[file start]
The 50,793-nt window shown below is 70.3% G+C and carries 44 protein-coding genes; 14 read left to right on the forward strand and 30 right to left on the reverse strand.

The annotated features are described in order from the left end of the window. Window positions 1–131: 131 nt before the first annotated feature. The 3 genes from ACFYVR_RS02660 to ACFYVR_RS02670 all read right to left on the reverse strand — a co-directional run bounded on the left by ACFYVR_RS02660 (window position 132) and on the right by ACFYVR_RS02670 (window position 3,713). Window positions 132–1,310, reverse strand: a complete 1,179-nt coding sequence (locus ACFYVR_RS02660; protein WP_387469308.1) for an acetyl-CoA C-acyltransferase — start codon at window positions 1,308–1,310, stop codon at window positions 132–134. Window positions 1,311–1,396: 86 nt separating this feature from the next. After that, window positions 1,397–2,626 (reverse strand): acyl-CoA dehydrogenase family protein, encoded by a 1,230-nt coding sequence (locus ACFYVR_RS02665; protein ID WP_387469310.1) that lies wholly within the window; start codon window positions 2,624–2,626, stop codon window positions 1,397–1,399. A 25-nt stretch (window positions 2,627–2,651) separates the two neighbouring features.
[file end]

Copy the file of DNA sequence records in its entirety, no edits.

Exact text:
The 50,793-nt window shown below is 70.3% G+C and carries 44 protein-coding genes; 14 read left to right on the forward strand and 30 right to left on the reverse strand.

The annotated features are described in order from the left end of the window. Window positions 1–131: 131 nt before the first annotated feature. The 3 genes from ACFYVR_RS02660 to ACFYVR_RS02670 all read right to left on the reverse strand — a co-directional run bounded on the left by ACFYVR_RS02660 (window position 132) and on the right by ACFYVR_RS02670 (window position 3,713). Window positions 132–1,310, reverse strand: a complete 1,179-nt coding sequence (locus ACFYVR_RS02660; protein WP_387469308.1) for an acetyl-CoA C-acyltransferase — start codon at window positions 1,308–1,310, stop codon at window positions 132–134. Window positions 1,311–1,396: 86 nt separating this feature from the next. After that, window positions 1,397–2,626 (reverse strand): acyl-CoA dehydrogenase family protein, encoded by a 1,230-nt coding sequence (locus ACFYVR_RS02665; protein ID WP_387469310.1) that lies wholly within the window; start codon window positions 2,624–2,626, stop codon window positions 1,397–1,399. A 25-nt stretch (window positions 2,627–2,651) separates the two neighbouring features.